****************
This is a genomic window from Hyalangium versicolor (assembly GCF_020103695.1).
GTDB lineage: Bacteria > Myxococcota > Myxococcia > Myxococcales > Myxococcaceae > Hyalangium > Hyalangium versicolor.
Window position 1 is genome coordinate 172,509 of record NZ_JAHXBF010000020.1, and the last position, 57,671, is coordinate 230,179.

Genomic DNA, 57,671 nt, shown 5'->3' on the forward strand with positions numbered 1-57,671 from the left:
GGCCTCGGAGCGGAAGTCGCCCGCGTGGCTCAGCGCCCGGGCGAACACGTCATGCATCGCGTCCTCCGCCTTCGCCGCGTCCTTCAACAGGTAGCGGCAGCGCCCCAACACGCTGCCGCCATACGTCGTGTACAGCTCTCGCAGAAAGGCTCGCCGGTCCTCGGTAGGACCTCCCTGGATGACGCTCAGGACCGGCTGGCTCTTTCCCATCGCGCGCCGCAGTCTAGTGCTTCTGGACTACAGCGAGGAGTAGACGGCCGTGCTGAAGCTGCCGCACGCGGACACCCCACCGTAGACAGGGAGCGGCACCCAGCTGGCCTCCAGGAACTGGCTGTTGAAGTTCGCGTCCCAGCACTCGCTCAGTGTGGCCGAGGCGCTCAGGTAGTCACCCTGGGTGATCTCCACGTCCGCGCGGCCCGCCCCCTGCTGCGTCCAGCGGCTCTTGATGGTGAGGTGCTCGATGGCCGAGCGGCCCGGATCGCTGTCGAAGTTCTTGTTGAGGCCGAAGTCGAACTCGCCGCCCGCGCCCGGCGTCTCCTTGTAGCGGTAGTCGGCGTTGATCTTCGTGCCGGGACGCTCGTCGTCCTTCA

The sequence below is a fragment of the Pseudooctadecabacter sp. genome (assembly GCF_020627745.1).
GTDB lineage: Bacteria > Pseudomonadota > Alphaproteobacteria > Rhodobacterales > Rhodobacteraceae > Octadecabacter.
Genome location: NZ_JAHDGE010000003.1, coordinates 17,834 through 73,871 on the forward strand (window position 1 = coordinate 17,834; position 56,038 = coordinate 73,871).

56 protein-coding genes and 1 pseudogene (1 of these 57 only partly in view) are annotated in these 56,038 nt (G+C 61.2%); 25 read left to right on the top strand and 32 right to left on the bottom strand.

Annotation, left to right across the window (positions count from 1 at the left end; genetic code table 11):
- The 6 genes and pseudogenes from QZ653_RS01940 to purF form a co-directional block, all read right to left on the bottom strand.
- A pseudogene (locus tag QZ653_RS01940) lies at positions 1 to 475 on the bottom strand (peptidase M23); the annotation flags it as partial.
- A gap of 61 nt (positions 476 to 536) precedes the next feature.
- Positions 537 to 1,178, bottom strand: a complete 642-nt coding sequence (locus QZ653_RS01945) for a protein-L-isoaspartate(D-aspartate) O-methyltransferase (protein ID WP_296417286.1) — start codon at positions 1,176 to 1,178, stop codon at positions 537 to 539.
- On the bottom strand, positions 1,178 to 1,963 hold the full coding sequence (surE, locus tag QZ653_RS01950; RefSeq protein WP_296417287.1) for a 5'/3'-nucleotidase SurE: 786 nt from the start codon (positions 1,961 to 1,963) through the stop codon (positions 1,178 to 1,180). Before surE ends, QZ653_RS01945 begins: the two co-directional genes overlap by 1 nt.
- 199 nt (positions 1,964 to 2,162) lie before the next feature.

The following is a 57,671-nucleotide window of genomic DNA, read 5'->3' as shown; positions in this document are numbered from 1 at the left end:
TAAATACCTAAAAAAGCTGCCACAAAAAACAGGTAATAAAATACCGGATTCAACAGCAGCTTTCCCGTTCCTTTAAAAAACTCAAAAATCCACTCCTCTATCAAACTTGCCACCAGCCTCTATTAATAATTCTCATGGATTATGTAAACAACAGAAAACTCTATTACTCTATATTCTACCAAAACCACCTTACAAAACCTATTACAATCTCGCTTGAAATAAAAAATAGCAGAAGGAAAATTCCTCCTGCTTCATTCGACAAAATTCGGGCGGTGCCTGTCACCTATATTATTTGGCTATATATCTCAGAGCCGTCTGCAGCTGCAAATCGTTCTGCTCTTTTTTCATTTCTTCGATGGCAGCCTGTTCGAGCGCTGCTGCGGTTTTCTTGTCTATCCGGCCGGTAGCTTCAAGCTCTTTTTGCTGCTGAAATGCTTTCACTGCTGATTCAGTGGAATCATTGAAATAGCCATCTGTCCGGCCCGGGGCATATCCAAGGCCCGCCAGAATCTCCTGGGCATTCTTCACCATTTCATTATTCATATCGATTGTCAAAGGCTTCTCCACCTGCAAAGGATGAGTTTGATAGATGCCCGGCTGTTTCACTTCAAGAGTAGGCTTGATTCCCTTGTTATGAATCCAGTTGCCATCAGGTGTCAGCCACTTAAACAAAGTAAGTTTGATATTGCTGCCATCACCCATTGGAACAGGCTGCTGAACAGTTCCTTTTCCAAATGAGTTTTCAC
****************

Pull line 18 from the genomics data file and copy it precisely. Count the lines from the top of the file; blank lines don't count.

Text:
TAAATACCTAAAAAAGCTGCCACAAAAAACAGGTAATAAAATACCGGATTCAACAGCAGCTTTCCCGTTCCTTTAAAAAACTCAAAAATCCACTCCTCTATCAAACTTGCCACCAGCCTCTATTAATAATTCTCATGGATTATGTAAACAACAGAAAACTCTATTACTCTATATTCTACCAAAACCACCTTACAAAACCTATTACAATCTCGCTTGAAATAAAAAATAGCAGAAGGAAAATTCCTCCTGCTTCATTCGACAAAATTCGGGCGGTGCCTGTCACCTATATTATTTGGCTATATATCTCAGAGCCGTCTGCAGCTGCAAATCGTTCTGCTCTTTTTTCATTTCTTCGATGGCAGCCTGTTCGAGCGCTGCTGCGGTTTTCTTGTCTATCCGGCCGGTAGCTTCAAGCTCTTTTTGCTGCTGAAATGCTTTCACTGCTGATTCAGTGGAATCATTGAAATAGCCATCTGTCCGGCCCGGGGCATATCCAAGGCCCGCCAGAATCTCCTGGGCATTCTTCACCATTTCATTATTCATATCGATTGTCAAAGGCTTCTCCACCTGCAAAGGATGAGTTTGATAGATGCCCGGCTGTTTCACTTCAAGAGTAGGCTTGATTCCCTTGTTATGAATCCAGTTGCCATCAGGTGTCAGCCACTTAAACAAAGTAAGTTTGATATTGCTGCCATCACCCATTGGAACAGGCTGCTGAACAGTTCCTTTTCCAAATGAGTTTTCAC